04
Feb
19

Gale Garnett “Variety Is the Spice of Gale Garnett”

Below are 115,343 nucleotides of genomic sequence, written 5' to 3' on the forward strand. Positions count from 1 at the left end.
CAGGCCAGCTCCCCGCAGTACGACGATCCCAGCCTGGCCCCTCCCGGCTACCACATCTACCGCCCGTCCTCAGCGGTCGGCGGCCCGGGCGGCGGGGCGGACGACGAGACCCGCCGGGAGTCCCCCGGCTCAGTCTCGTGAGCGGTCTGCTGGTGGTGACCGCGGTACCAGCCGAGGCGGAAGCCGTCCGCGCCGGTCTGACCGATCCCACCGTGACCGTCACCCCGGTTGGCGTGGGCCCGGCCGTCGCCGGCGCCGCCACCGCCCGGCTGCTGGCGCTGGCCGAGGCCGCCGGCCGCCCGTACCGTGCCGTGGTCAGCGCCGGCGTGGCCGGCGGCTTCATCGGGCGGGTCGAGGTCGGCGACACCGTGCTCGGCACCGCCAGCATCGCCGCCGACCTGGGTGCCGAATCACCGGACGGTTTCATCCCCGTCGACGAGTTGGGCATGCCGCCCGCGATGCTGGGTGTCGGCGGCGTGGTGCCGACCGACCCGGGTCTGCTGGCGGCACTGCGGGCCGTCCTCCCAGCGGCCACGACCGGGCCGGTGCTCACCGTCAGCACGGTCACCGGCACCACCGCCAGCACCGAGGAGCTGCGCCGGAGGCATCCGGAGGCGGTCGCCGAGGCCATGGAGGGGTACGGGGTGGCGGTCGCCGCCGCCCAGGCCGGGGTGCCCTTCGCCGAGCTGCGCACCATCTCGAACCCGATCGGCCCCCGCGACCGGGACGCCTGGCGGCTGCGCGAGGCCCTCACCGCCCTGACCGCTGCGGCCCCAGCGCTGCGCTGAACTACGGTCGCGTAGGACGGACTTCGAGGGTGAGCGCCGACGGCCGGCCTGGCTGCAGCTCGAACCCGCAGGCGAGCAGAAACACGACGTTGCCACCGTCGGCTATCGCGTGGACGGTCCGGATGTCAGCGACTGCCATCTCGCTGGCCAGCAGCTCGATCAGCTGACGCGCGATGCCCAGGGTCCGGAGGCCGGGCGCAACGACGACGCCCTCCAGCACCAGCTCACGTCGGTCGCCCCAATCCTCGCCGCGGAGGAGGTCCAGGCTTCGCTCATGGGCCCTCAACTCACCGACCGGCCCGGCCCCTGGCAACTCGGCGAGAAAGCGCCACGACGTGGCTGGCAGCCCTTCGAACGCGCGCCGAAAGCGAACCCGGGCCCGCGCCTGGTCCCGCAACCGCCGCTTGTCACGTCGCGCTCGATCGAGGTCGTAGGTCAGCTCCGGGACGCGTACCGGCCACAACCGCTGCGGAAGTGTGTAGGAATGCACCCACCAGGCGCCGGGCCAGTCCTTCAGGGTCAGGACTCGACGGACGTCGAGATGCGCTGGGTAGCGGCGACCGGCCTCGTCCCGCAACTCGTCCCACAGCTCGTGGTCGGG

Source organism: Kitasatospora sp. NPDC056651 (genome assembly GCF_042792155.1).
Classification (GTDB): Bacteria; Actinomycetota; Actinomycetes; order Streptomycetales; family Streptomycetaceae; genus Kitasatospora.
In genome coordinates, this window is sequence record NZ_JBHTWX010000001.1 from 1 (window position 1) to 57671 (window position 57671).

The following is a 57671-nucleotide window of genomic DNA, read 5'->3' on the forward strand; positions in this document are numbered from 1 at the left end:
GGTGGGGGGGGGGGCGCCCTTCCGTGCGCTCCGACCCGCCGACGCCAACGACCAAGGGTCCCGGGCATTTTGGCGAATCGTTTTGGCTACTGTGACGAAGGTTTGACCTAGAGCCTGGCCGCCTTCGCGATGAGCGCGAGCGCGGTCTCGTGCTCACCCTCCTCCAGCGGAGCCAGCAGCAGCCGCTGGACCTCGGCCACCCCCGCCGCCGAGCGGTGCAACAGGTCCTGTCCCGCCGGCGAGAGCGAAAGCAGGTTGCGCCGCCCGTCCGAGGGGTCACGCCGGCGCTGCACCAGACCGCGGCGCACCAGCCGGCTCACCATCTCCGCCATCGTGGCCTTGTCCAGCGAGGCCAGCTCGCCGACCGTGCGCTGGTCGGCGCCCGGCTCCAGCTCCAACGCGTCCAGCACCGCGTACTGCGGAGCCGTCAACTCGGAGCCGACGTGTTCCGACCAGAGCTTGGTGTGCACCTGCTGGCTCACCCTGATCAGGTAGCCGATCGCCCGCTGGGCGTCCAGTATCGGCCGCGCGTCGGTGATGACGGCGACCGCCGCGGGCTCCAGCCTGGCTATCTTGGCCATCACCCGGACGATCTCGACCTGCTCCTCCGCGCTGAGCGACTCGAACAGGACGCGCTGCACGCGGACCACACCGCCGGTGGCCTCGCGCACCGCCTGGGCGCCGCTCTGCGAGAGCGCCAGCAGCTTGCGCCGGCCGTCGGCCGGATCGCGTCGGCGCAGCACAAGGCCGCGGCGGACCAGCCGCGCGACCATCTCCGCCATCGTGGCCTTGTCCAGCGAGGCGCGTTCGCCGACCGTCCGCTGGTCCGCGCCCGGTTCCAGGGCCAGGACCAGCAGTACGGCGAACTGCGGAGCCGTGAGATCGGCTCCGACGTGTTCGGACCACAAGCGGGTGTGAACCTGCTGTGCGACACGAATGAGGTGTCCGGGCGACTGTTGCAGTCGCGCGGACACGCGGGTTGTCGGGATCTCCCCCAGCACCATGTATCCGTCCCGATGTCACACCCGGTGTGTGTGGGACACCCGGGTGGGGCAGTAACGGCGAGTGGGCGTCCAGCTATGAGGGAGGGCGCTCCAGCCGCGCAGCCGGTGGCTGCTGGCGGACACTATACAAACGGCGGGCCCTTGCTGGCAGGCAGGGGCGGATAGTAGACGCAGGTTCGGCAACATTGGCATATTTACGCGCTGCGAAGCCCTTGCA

I had never heard of Gale Garnett even though she apparently had a hit in the Sixties—so I probably heard her on the AM radio in the kitchen before school, which never enamored me to anyone. The only garnet I know is the gemstone, which I’m partial to since it’s my birth month stone; also, it’s most famously ruby red, but the color theme on this album cover is green (green print on a green background)—so I think my nutty brain immediately made this weird association with The Wizard of Oz (1939), because I’m always getting Dorothy’s ruby slippers mixed up with the Emerald City—like, for the longest time I thought she had emerald slippers! Also, Dorothy’s last name is Gale. So can you blame me for my confusion? The other thing is, I would have guessed this record was from at least the late Seventies, if not the Eighties—by the cover—I can’t say why exactly—but it doesn’t look like 1966, to me, that’s for sure. And then there’s the photo of Gale Garnett on the cover, wearing one of those hats that’s always tilted, but her head is tilted at such an extreme angle, the hat is almost straight. It’s a little disturbing, but not as much as her eyeliner, which is so severe it would make Robert Smith jealous. And her eyes look so much like they’re popping out of the cover I had to touch them to make sure. This is some album cover photo—it’s almost life-size, and it could give you nightmares—or maybe happy dreams—depending.